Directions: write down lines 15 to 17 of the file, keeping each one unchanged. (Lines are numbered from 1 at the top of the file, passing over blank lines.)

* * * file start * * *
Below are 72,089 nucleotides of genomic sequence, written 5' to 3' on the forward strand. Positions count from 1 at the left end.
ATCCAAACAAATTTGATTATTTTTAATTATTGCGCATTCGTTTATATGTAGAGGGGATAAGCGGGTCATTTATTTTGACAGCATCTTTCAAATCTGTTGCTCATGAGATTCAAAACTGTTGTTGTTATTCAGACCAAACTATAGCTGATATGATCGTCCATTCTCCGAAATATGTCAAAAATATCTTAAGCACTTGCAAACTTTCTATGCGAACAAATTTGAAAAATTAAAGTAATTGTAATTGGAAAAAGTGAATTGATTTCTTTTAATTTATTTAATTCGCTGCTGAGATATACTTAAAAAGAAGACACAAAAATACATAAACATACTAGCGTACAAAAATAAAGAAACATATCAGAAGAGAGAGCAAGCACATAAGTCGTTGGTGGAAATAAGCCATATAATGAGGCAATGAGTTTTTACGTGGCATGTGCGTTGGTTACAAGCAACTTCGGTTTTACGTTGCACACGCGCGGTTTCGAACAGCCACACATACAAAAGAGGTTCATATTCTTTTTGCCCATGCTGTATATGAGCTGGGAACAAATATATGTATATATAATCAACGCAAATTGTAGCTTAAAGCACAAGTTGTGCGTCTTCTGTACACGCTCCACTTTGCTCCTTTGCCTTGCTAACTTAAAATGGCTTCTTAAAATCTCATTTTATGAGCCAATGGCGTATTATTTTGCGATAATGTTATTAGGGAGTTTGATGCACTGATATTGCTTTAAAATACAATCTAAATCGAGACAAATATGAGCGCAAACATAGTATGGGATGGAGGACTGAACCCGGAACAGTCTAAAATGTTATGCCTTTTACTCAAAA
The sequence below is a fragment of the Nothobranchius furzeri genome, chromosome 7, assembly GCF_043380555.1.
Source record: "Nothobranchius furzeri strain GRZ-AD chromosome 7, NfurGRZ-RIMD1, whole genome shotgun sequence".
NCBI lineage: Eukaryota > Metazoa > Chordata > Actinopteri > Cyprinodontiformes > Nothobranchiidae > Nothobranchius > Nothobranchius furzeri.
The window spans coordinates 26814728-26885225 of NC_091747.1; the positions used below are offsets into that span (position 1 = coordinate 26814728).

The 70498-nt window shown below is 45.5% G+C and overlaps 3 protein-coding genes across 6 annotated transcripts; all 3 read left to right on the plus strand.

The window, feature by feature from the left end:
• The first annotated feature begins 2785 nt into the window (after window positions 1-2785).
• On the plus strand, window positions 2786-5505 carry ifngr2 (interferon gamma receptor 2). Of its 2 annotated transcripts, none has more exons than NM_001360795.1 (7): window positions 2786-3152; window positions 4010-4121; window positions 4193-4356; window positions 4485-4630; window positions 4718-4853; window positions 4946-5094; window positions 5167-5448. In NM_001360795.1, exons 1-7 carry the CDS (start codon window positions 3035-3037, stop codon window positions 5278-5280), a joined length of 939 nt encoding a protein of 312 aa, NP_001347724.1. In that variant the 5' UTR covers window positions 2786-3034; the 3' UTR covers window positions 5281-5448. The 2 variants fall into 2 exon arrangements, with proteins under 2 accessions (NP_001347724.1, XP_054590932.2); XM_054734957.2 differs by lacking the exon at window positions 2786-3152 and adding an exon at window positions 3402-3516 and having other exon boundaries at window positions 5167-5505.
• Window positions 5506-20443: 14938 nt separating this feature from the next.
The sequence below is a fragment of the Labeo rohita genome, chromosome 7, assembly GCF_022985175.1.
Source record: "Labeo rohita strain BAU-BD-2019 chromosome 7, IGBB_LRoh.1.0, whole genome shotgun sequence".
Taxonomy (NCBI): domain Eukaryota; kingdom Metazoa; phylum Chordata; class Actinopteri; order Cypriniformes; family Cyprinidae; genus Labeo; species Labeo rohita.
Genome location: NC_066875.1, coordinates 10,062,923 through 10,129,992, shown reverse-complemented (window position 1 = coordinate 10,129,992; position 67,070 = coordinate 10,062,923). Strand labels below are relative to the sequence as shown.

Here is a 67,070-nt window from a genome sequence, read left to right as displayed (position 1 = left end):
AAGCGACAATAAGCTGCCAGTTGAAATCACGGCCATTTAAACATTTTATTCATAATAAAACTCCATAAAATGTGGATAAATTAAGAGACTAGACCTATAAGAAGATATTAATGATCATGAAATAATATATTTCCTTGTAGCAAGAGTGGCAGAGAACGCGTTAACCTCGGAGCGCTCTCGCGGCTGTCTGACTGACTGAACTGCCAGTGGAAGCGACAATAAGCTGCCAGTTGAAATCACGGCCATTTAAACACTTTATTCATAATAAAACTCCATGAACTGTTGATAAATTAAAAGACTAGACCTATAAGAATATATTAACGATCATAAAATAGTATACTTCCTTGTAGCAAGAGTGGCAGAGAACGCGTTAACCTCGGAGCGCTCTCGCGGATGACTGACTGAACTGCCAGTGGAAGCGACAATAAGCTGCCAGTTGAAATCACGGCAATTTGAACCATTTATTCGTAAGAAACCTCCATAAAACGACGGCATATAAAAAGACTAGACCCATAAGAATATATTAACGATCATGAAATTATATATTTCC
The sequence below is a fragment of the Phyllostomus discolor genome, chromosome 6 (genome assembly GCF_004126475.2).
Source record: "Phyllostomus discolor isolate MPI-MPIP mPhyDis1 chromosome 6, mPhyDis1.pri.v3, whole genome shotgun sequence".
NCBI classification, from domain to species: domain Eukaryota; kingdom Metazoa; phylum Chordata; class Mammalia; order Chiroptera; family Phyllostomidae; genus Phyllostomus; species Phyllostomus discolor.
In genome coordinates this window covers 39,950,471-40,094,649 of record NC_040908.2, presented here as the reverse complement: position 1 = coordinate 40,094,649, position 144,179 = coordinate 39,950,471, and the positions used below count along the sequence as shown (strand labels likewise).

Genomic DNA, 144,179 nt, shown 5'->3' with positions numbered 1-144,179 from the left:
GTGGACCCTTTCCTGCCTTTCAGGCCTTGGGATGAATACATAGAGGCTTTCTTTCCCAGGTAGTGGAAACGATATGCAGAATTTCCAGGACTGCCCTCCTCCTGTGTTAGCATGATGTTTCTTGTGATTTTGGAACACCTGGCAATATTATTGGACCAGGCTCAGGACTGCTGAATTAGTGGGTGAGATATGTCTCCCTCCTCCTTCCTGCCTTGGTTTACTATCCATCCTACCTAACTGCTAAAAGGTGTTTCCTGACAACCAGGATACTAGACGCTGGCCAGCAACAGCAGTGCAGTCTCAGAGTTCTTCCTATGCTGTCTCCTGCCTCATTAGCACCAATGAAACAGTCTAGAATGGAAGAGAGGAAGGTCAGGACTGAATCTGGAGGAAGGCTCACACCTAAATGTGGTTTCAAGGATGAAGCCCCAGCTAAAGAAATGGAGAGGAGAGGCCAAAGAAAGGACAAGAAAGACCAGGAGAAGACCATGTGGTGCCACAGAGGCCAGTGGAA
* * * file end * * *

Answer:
Genome location: NC_066875.1, coordinates 10,062,923 through 10,129,992, shown reverse-complemented (window position 1 = coordinate 10,129,992; position 67,070 = coordinate 10,062,923). Strand labels below are relative to the sequence as shown.

Here is a 67,070-nt window from a genome sequence, read left to right as displayed (position 1 = left end):
AAGCGACAATAAGCTGCCAGTTGAAATCACGGCCATTTAAACATTTTATTCATAATAAAACTCCATAAAATGTGGATAAATTAAGAGACTAGACCTATAAGAAGATATTAATGATCATGAAATAATATATTTCCTTGTAGCAAGAGTGGCAGAGAACGCGTTAACCTCGGAGCGCTCTCGCGGCTGTCTGACTGACTGAACTGCCAGTGGAAGCGACAATAAGCTGCCAGTTGAAATCACGGCCATTTAAACACTTTATTCATAATAAAACTCCATGAACTGTTGATAAATTAAAAGACTAGACCTATAAGAATATATTAACGATCATAAAATAGTATACTTCCTTGTAGCAAGAGTGGCAGAGAACGCGTTAACCTCGGAGCGCTCTCGCGGATGACTGACTGAACTGCCAGTGGAAGCGACAATAAGCTGCCAGTTGAAATCACGGCAATTTGAACCATTTATTCGTAAGAAACCTCCATAAAACGACGGCATATAAAAAGACTAGACCCATAAGAATATATTAACGATCATGAAATTATATATTTCC